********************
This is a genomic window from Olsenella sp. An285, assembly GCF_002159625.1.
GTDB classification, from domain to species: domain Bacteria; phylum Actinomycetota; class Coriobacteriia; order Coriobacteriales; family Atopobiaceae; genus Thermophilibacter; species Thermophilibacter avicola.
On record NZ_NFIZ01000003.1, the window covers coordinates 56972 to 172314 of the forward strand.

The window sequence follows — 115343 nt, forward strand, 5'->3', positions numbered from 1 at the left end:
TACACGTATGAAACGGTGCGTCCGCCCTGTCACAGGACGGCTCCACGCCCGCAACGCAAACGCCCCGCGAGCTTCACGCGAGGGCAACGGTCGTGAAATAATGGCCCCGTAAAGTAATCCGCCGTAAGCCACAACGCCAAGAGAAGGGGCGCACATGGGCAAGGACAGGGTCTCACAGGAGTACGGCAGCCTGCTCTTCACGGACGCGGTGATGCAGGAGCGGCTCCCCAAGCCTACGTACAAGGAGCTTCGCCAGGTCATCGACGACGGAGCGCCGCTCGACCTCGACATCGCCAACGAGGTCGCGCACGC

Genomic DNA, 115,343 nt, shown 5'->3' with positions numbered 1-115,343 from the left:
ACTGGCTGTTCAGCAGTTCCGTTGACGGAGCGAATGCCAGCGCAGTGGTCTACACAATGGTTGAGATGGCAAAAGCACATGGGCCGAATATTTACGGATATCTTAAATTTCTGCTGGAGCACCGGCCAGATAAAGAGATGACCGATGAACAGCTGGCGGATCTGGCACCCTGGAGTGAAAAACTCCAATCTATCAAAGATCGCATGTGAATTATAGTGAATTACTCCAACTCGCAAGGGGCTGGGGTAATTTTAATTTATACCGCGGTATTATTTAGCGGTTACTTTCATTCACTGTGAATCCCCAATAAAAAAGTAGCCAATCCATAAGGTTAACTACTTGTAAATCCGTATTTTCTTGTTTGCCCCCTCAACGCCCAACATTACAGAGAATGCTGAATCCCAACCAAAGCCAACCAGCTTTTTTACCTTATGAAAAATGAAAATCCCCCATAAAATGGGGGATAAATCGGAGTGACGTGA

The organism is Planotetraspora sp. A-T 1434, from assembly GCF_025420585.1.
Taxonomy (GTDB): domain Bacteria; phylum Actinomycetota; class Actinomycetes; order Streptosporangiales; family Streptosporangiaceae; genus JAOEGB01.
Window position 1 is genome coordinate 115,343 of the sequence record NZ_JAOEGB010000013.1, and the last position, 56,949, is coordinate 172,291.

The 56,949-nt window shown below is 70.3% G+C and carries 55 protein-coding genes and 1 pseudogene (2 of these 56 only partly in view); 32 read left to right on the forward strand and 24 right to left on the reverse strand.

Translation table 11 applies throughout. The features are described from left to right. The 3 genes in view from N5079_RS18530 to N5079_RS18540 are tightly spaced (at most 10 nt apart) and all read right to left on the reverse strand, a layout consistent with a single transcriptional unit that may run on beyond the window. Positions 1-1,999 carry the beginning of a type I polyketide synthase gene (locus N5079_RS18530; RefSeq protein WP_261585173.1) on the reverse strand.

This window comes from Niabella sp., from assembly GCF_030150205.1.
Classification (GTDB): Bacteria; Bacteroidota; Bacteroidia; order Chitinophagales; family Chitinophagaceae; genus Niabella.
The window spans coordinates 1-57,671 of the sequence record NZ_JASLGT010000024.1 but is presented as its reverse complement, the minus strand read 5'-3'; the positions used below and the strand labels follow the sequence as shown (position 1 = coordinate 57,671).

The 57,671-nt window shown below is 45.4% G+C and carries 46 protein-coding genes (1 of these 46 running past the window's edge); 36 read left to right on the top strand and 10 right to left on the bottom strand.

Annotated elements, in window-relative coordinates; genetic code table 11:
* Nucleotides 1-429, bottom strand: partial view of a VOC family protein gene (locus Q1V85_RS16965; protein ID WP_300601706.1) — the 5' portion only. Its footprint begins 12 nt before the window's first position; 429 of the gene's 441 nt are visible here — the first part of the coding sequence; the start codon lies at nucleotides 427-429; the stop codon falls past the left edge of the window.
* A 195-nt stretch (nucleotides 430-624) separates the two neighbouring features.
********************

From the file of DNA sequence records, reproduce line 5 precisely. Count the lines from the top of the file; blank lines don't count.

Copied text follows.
TACACGTATGAAACGGTGCGTCCGCCCTGTCACAGGACGGCTCCACGCCCGCAACGCAAACGCCCCGCGAGCTTCACGCGAGGGCAACGGTCGTGAAATAATGGCCCCGTAAAGTAATCCGCCGTAAGCCACAACGCCAAGAGAAGGGGCGCACATGGGCAAGGACAGGGTCTCACAGGAGTACGGCAGCCTGCTCTTCACGGACGCGGTGATGCAGGAGCGGCTCCCCAAGCCTACGTACAAGGAGCTTCGCCAGGTCATCGACGACGGAGCGCCGCTCGACCTCGACATCGCCAACGAGGTCGCGCACGC